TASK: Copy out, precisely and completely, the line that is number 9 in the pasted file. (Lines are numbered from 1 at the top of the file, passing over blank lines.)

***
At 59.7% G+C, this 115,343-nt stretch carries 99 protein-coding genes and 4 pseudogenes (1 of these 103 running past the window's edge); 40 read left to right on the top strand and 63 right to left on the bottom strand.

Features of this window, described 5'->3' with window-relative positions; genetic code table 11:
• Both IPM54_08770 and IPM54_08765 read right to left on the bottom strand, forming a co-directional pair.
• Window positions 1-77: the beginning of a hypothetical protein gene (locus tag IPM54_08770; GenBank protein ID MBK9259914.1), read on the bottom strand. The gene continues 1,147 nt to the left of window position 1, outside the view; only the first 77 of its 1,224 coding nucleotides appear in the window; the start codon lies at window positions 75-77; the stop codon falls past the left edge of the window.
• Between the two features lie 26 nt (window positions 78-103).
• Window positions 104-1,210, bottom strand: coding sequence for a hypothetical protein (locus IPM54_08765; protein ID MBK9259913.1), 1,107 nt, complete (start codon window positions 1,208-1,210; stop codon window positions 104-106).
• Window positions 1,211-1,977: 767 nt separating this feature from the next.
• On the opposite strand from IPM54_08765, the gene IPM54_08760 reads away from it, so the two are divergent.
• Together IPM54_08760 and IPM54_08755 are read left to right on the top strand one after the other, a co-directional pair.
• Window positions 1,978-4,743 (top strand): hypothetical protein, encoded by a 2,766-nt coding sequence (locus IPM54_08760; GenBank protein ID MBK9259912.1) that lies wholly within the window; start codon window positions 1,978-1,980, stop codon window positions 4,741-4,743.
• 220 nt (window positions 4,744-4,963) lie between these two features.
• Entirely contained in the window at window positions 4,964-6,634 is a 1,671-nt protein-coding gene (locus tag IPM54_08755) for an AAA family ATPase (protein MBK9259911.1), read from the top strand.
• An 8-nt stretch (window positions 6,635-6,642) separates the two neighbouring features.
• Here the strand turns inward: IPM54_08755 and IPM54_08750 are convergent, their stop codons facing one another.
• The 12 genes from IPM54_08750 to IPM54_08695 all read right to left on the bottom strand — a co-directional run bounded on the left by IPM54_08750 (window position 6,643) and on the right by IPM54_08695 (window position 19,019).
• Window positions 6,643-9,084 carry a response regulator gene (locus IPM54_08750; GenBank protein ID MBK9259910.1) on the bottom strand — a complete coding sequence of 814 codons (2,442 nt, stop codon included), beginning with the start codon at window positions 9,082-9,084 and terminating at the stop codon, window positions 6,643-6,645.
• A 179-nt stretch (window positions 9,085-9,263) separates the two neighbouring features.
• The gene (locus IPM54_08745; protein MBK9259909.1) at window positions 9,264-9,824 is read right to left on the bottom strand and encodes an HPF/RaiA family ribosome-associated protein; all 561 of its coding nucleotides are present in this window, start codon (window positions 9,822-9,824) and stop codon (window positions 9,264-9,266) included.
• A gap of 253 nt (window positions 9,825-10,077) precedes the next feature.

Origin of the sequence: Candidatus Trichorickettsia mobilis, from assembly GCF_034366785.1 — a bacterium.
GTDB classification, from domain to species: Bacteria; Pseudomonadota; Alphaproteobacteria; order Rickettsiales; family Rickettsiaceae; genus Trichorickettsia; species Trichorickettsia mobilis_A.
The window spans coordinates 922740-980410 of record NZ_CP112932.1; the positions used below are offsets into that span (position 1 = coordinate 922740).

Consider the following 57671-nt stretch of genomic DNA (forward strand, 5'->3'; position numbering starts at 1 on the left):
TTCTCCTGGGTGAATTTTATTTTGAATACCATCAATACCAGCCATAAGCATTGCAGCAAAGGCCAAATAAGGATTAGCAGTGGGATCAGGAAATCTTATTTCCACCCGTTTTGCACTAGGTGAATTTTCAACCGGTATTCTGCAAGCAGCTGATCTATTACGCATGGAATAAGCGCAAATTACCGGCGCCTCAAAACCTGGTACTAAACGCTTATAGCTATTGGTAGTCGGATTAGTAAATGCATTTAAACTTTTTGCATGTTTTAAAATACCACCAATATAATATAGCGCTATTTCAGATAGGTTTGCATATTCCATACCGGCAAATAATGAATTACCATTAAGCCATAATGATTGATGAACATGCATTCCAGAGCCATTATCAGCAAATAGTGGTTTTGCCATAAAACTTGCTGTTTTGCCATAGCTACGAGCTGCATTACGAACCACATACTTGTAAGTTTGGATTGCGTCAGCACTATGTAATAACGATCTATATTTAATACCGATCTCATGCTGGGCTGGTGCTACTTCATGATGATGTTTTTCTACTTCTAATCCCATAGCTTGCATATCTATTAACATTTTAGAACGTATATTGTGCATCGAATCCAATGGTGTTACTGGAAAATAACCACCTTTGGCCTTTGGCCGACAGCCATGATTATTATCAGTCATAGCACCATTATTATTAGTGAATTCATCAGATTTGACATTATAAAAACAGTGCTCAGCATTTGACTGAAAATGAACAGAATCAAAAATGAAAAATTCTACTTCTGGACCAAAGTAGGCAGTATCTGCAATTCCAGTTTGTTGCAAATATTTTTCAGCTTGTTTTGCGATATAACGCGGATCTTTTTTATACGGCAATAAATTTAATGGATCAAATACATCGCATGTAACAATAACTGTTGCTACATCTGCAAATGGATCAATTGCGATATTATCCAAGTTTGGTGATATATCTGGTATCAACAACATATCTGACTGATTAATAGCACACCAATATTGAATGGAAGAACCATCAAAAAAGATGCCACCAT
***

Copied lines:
• Together IPM54_08760 and IPM54_08755 are read left to right on the top strand one after the other, a co-directional pair.